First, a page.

In "The Hours," the actresses' moments have been practically preshaped for them -- you can just see that artfully extruded star-shape squeezing its way out of the Play-Doh pumper when Meryl Streep, as the contemporary do-gooder and general rusher-arounder Clarissa, crumples in a teary breakdown on her kitchen floor. Julianne Moore, as Laura Brown, a '50s housewife on the verge of a breakdown, gives the subtlest (and, for my money, the best) of the three performances, but considering how consistent her work has been over the years, sometimes in roles that would have been forgettable had they been played by other actresses, I wouldn't rush to elevate this performance over any of her others.

All of which means that when it's time to trot out the examples of "good" and "bad" roles for women, the characters in "The Hours" are bound to end up as a false example of the great strides Hollywood has made in terms of improving movie roles for women.

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Let's have a look at what happened in 1992, a year in which, for no discernible reason, the media raised a hullaballoo over the paucity of good roles for actresses. I remember a TV commentator intoning, in that special timbre of concerned cluelessness that "serious" reporters often adopt when they find themselves having to cover an arts story, that the only roles available to women were those of sex kittens (cut to a clip of Sharon Stone in "Basic Instinct") or cats (cut to a clip of Michelle Pfeiffer in "Batman Returns") -- a neat way of diminishing both the roles and the actresses who played them in one quick, cheap shot.

In "Basic Instinct," Stone deconstructed the cool, iconic Hitchcock blonde and reimagined her right before our eyes, all flesh and blood and terrifying intelligence; instead of just skimming men's most deeply submerged fears of women, Stone coaxed them all to the surface, where she stroked and teased them into submission. Everyone remembers the crotch shot in "Basic Instinct," but the real mark of Stone's brilliance in the role is her reading of the line that comes slightly before it: Her Catherine Tramell, upon being told she can't smoke in the police interrogation room, fixes the cops with an amused, dismissive twinkle and says, "What are you going to do -- arrest me for smoking?" Talk about control: Stone both shrinks and engorges every weenie in the room, playing them like an accordion.

Anyone who automatically equates latex with "sex kitten" hasn't paid very close attention to what Pfeiffer does in "Batman Returns." For one thing, her Catwoman has no use for the "benefits" of what she sees as women's traditional victim status. She saves a woman from an intended rape, and before the woman can stammer a thank you, she clutches the woman's face in her shiny black paw and sneers, "You make it so easy, don't you? Always waiting for some Batman to save you. I am Catwoman, hear me roar" -- before disappearing into the night with a double backflip.

Neither Stone's nor Pfeiffer's role was considered "serious" at the time -- perhaps because both characters were exceedingly beautiful, and traded on it. (In the Quality Crit Biz, beautiful and serious almost always cancel each other out.) But to me, the outcry over the lack of decent roles for women meant that people in the media either hadn't bothered to look very closely at many of the performances out there or were judging them by some weird, predetermined parameters.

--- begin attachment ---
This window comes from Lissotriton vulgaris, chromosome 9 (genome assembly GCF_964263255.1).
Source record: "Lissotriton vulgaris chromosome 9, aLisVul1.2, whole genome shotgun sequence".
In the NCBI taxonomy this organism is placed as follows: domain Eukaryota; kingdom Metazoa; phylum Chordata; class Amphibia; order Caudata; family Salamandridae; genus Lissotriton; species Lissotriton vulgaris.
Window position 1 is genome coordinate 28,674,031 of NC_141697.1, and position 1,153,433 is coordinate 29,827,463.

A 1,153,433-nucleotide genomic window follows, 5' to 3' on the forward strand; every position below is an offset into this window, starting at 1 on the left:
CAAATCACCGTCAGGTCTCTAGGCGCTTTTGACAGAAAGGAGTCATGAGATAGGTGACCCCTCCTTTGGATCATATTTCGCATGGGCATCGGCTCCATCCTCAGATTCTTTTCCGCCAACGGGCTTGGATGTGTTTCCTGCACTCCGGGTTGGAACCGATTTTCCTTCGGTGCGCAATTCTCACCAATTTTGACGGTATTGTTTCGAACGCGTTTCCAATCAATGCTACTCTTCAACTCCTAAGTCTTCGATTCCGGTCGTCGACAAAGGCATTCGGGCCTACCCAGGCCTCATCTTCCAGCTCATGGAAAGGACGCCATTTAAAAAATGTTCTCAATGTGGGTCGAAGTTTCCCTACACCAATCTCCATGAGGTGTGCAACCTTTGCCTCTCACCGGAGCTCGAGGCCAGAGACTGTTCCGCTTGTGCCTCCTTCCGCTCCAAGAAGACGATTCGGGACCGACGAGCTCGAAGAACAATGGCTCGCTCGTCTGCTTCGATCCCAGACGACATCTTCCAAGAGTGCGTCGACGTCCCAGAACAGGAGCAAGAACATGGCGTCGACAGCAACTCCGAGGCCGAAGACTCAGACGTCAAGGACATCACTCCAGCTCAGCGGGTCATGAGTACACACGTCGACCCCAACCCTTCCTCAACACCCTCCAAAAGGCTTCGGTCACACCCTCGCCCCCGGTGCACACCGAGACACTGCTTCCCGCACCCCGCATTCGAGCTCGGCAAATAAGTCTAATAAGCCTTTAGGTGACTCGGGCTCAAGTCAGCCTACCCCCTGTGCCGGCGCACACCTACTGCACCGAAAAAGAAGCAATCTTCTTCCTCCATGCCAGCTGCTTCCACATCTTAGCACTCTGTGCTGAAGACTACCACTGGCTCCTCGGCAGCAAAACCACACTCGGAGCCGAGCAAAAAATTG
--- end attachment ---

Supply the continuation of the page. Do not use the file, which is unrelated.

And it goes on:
A "good" role for women was one in which she didn't play a woman at all -- or at least not one who was too sexual, or whose intelligence was sometimes used for evil and not good, or who looked too threateningly beautiful. By those standards, the ideal role for a woman might be a male 19th century cleric in a rough cloth robe. Forget even attempting to cover the range of women's experience -- including their sexuality, whether it's used for good or ill or just is

The biggest irony was that 1992 was a phenomenal year for actresses. A partial list of actresses who did astonishing work that year would have to include Goldie Hawn in Chris Menges' little-seen "Criss Cross," Meryl Streep in Robert Zemeckis' "Death Becomes Her" (a wicked little satire that was unpopular at the time because of its perceived nastiness -- although I'm not sure how effective a "nice" satire could be), Pfeiffer again, in Jonathan Kaplan's "Love Field," Diane Lane in Stacey Cochran's "My New Gun," and, perhaps the best but most underrated performance of the year, Sheryl Lee in David Lynch's "Twin Peaks: Fire Walk With Me."

How much has Hollywood changed in 10 years? Or, more significantly, how much have we changed? Are we necessarily more enlightened about what makes a good role for an actress? In some ways, I think we are: The idea that a good role for a woman has to be boring, virtuous and (perhaps above all) unglamorous is somewhat outmoded these days. A few years ago, people were pointing to Susan Sarandon's role as anti-death-penalty advocate Sister Helen Prejean in "Dead Man Walking" as a good woman's role. But I like to think moviegoers are a bit more open to the idea that Sarandon's bitchy mom in "Igby Goes Down" -- or the tart-tongued, grieving mom she played in "Moonlight Mile" -- may be even better roles, in terms of allowing Sarandon to get at more complicated emotions in considerably less screen time. Those roles might be smaller, but they're still highly contoured and full of life.